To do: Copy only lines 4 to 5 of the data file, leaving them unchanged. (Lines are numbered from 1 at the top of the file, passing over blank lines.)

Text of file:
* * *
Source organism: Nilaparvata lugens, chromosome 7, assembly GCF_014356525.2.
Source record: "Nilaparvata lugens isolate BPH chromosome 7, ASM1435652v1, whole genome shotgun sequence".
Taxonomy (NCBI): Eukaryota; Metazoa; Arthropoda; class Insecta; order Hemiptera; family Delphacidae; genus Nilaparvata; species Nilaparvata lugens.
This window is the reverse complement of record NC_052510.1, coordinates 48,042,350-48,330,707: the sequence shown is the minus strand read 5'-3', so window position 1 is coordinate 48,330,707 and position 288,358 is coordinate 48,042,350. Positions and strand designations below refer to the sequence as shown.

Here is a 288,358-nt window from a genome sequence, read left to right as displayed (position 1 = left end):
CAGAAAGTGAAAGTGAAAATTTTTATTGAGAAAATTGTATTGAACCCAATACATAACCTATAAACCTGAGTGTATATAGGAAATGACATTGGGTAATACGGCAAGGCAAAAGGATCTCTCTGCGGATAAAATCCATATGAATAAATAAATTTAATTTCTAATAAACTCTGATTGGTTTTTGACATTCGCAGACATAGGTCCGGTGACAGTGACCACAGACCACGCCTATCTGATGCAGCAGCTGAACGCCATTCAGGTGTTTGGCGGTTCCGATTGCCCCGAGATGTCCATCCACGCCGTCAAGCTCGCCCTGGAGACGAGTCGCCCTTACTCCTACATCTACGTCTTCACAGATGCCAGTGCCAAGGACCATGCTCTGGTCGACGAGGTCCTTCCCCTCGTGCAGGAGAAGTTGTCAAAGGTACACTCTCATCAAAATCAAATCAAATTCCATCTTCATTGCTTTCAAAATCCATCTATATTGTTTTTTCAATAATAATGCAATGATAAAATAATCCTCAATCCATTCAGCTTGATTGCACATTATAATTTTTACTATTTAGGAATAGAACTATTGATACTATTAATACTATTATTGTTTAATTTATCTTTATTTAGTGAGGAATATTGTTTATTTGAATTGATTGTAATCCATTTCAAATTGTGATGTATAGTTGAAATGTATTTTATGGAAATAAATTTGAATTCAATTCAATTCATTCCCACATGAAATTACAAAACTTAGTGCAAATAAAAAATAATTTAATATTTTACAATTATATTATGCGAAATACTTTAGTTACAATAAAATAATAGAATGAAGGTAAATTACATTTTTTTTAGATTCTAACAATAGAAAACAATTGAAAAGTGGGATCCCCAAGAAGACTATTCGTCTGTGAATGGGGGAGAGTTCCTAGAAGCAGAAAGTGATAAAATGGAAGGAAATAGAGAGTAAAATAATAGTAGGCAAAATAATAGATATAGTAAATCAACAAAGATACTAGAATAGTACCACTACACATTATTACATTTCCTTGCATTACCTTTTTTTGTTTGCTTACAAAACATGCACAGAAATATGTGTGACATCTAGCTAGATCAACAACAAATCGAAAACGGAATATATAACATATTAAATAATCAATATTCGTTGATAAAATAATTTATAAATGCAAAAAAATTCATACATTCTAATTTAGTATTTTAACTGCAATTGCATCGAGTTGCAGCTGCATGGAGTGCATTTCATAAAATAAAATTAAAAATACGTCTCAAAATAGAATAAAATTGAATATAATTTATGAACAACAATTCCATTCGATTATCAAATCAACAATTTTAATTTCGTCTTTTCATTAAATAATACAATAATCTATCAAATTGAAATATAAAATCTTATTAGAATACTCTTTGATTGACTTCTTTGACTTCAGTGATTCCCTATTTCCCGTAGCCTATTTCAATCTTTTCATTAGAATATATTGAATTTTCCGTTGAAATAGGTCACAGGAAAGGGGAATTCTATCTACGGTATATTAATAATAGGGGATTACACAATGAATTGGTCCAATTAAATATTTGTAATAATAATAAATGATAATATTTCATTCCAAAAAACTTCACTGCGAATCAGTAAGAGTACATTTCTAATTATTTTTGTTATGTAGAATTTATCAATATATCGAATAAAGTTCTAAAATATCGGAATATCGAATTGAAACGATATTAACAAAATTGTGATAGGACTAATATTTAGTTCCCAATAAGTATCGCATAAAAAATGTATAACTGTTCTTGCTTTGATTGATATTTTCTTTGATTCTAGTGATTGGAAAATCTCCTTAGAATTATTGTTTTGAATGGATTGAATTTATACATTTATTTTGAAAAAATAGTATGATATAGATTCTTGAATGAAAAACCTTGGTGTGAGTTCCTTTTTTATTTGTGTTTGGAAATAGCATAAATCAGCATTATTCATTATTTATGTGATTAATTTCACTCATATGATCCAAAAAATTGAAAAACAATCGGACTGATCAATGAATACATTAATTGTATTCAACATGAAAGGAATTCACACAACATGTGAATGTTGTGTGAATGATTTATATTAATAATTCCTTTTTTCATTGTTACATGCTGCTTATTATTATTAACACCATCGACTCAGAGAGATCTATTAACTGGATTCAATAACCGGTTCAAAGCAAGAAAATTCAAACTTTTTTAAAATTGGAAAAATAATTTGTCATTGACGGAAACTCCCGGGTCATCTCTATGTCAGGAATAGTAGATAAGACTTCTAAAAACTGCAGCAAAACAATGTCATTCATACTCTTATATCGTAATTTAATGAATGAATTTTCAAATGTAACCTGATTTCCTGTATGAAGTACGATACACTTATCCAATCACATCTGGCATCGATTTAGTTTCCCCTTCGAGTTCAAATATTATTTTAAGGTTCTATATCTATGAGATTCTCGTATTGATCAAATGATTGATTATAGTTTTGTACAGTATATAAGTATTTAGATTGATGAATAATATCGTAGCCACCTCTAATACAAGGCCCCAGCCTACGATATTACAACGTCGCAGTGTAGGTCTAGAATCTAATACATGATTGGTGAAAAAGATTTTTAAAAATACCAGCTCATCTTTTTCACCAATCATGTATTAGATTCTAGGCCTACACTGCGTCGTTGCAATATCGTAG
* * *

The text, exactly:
This window is the reverse complement of record NC_052510.1, coordinates 48,042,350-48,330,707: the sequence shown is the minus strand read 5'-3', so window position 1 is coordinate 48,330,707 and position 288,358 is coordinate 48,042,350. Positions and strand designations below refer to the sequence as shown.

Here is a 288,358-nt window from a genome sequence, read left to right as displayed (position 1 = left end):